By Carrie Rosenfeld | Orange County
TUSTIN, CA-While receivership properties can and do sell, as GlobeSt.com reported on earlier today, lenders who are hoping that debt will be modified and assumed by buyers once the properties are in receivership are having their hopes dashed by the reality of the lending climate. Pat Galentine, a principal with Coreland Cos. and a State Court-appointed receiver, tells GlobeSt.com that many lenders had thought putting distressed properties into receivership would enable the debt to be modified and handled by future buyers, but with the current low-interest-rate environment, this hasn’t become a growing trend.
“I’ve only done one receivership sale where the debt was actually modified,” Galentine says. “Most are finding that it’s too long and cumbersome a process and doesn’t make sense.”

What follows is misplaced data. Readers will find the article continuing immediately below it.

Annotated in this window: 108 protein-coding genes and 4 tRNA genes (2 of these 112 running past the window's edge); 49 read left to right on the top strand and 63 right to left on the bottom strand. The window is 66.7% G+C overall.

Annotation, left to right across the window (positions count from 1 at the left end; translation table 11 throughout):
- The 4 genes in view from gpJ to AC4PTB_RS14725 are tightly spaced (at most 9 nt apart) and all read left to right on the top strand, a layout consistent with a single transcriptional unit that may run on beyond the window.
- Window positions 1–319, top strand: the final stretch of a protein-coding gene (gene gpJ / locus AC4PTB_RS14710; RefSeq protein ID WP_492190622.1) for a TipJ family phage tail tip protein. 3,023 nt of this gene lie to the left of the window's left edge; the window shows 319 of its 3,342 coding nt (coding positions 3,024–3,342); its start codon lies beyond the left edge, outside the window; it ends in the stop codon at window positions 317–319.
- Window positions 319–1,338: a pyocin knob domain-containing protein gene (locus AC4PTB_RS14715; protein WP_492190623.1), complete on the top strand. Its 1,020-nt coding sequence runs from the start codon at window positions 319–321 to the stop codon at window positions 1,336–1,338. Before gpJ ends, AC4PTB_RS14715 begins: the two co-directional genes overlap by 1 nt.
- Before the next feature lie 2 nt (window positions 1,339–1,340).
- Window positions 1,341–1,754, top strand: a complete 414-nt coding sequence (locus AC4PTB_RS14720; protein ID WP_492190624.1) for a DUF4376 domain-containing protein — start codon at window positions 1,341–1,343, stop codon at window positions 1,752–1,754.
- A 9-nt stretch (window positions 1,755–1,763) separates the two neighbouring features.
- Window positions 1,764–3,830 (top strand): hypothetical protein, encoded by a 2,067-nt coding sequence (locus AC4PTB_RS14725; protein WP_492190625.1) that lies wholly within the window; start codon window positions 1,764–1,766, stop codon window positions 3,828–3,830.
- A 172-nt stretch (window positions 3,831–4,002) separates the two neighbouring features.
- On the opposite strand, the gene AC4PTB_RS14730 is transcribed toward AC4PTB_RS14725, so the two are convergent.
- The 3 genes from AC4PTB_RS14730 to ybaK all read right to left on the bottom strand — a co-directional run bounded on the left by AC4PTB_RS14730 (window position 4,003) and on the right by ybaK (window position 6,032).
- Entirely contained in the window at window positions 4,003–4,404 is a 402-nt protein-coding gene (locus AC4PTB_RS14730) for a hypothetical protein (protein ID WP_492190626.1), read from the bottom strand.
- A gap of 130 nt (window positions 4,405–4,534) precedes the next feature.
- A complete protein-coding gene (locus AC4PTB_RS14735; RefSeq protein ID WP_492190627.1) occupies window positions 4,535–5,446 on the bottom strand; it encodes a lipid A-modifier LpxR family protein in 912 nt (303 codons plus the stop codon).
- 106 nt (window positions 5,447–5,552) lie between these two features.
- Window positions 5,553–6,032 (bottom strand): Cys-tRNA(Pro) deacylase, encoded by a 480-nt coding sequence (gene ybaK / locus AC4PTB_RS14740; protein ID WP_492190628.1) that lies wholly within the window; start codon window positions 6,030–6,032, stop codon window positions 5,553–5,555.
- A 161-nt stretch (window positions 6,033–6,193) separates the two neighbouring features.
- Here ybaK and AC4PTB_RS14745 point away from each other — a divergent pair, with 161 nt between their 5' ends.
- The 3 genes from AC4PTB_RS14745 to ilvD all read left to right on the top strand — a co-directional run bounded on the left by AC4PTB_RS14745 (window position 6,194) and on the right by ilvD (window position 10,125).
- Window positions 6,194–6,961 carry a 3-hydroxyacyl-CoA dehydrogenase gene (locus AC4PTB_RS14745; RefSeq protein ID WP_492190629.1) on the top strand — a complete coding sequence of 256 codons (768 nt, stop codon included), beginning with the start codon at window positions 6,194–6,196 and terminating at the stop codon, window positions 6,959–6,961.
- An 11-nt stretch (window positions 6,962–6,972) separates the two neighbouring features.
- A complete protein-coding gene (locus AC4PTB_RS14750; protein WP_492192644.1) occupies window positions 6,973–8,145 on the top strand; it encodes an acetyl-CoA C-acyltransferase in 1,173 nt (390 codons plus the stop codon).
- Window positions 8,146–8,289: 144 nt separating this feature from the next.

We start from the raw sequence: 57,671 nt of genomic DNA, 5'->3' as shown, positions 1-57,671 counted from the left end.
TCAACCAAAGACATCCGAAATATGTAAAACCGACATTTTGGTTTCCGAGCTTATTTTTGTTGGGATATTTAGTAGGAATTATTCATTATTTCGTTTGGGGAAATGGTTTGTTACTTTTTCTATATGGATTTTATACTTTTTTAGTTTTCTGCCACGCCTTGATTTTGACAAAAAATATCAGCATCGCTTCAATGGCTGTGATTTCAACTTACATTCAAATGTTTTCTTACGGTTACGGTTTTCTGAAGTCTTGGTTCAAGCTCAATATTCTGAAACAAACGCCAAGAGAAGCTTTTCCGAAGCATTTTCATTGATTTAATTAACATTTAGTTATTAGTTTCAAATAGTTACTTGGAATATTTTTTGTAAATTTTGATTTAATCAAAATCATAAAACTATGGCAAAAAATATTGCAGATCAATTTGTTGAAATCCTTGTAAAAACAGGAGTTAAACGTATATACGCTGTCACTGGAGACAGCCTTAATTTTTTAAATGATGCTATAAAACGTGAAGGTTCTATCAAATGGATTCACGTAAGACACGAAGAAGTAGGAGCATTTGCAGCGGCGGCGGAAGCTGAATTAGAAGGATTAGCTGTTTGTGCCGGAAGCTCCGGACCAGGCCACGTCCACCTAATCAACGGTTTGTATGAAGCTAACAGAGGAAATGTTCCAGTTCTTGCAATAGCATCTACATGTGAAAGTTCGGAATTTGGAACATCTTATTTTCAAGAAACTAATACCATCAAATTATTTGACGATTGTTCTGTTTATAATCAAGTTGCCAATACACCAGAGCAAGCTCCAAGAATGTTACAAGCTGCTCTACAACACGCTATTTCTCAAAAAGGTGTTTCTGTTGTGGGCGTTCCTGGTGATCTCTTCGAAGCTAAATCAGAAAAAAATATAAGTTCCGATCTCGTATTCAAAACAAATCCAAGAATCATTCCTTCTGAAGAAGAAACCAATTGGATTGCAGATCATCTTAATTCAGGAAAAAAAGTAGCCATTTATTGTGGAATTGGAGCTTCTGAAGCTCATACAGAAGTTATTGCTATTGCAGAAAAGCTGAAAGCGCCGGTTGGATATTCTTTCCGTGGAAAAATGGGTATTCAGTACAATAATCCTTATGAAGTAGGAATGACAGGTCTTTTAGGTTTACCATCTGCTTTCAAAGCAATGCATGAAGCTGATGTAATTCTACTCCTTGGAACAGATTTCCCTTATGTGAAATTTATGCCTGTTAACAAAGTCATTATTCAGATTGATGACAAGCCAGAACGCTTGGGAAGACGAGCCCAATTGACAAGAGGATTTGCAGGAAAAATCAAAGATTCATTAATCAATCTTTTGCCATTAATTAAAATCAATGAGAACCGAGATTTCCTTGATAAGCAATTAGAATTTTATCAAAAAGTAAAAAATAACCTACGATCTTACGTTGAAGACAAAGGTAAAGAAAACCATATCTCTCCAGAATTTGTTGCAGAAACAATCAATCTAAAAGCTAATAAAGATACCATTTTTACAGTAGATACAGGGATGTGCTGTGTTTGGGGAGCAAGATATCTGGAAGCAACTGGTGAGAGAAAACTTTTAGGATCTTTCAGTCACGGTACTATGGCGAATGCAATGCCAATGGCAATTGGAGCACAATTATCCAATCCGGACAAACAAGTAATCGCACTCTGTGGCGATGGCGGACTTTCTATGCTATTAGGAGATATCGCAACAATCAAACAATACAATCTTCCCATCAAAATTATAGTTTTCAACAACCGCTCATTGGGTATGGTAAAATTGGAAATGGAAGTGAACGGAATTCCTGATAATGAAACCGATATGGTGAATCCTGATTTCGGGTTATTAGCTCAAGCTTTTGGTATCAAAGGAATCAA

He adds that there has to be some reason to sell a property in receivership, such as physical issues or timing from a lender perspective. “That can be a little bit of a misnomer because it can be difficult to sell a receivership property quickly—you have to find the right buyer, one willing to take it or leave it. You need buyers willing to step up and close quickly in that environment, and they are out there. They tend to be all cash and more sophisticated; they usually have a real estate background and understand receiverships and how they’re buying it from the get-go.”
Galentine says the market is going to see more of these receivership sales, “but not in the volume that everybody thought it was going to be. It was a big hot topic two to three years ago, and it’s still out there, but it’s more on a one-off basis—there aren’t volumes and volumes of them.”
Selling out of receivership comes down to a distressed asset, he adds. “The hotter product types don’t really need to sell out of receivership—it isn’t that much of a benefit to them.”